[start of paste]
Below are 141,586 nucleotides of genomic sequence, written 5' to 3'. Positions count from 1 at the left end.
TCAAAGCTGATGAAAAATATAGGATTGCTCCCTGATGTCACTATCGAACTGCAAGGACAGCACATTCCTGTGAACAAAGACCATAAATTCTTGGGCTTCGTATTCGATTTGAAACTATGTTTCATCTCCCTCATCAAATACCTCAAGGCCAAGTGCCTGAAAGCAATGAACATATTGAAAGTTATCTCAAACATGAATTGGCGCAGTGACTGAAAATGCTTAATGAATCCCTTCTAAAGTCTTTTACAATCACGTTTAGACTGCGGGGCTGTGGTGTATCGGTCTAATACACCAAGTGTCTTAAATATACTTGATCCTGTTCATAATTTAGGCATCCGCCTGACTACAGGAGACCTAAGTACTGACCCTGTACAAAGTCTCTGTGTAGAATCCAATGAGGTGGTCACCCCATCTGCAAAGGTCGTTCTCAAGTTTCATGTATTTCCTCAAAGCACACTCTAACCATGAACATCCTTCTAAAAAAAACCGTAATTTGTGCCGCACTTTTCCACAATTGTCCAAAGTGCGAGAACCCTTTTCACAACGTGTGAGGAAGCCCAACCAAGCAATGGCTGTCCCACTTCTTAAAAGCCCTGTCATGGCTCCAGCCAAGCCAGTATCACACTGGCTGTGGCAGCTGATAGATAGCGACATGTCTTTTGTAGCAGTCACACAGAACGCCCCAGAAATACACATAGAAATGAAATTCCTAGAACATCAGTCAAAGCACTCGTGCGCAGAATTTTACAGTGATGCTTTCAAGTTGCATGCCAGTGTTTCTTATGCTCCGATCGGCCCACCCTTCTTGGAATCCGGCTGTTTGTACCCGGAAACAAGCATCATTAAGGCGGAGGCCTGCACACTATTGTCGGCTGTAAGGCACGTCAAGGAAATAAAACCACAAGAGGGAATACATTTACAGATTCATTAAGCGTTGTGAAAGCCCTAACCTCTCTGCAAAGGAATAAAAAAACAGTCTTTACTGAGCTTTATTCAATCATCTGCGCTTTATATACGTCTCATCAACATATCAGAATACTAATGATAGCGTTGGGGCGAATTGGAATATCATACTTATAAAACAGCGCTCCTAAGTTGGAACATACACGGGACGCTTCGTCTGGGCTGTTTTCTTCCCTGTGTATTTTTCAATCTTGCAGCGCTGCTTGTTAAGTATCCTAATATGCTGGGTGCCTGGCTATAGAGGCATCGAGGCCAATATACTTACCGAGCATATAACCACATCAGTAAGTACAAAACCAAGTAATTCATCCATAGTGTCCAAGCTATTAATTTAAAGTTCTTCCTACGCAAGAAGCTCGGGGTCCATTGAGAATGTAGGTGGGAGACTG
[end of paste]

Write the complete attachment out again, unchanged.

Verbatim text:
Below are 141,586 nucleotides of genomic sequence, written 5' to 3'. Positions count from 1 at the left end.
TCAAAGCTGATGAAAAATATAGGATTGCTCCCTGATGTCACTATCGAACTGCAAGGACAGCACATTCCTGTGAACAAAGACCATAAATTCTTGGGCTTCGTATTCGATTTGAAACTATGTTTCATCTCCCTCATCAAATACCTCAAGGCCAAGTGCCTGAAAGCAATGAACATATTGAAAGTTATCTCAAACATGAATTGGCGCAGTGACTGAAAATGCTTAATGAATCCCTTCTAAAGTCTTTTACAATCACGTTTAGACTGCGGGGCTGTGGTGTATCGGTCTAATACACCAAGTGTCTTAAATATACTTGATCCTGTTCATAATTTAGGCATCCGCCTGACTACAGGAGACCTAAGTACTGACCCTGTACAAAGTCTCTGTGTAGAATCCAATGAGGTGGTCACCCCATCTGCAAAGGTCGTTCTCAAGTTTCATGTATTTCCTCAAAGCACACTCTAACCATGAACATCCTTCTAAAAAAAACCGTAATTTGTGCCGCACTTTTCCACAATTGTCCAAAGTGCGAGAACCCTTTTCACAACGTGTGAGGAAGCCCAACCAAGCAATGGCTGTCCCACTTCTTAAAAGCCCTGTCATGGCTCCAGCCAAGCCAGTATCACACTGGCTGTGGCAGCTGATAGATAGCGACATGTCTTTTGTAGCAGTCACACAGAACGCCCCAGAAATACACATAGAAATGAAATTCCTAGAACATCAGTCAAAGCACTCGTGCGCAGAATTTTACAGTGATGCTTTCAAGTTGCATGCCAGTGTTTCTTATGCTCCGATCGGCCCACCCTTCTTGGAATCCGGCTGTTTGTACCCGGAAACAAGCATCATTAAGGCGGAGGCCTGCACACTATTGTCGGCTGTAAGGCACGTCAAGGAAATAAAACCACAAGAGGGAATACATTTACAGATTCATTAAGCGTTGTGAAAGCCCTAACCTCTCTGCAAAGGAATAAAAAAACAGTCTTTACTGAGCTTTATTCAATCATCTGCGCTTTATATACGTCTCATCAACATATCAGAATACTAATGATAGCGTTGGGGCGAATTGGAATATCATACTTATAAAACAGCGCTCCTAAGTTGGAACATACACGGGACGCTTCGTCTGGGCTGTTTTCTTCCCTGTGTATTTTTCAATCTTGCAGCGCTGCTTGTTAAGTATCCTAATATGCTGGGTGCCTGGCTATAGAGGCATCGAGGCCAATATACTTACCGAGCATATAACCACATCAGTAAGTACAAAACCAAGTAATTCATCCATAGTGTCCAAGCTATTAATTTAAAGTTCTTCCTACGCAAGAAGCTCGGGGTCCATTGAGAATGTAGGTGGGAGACTG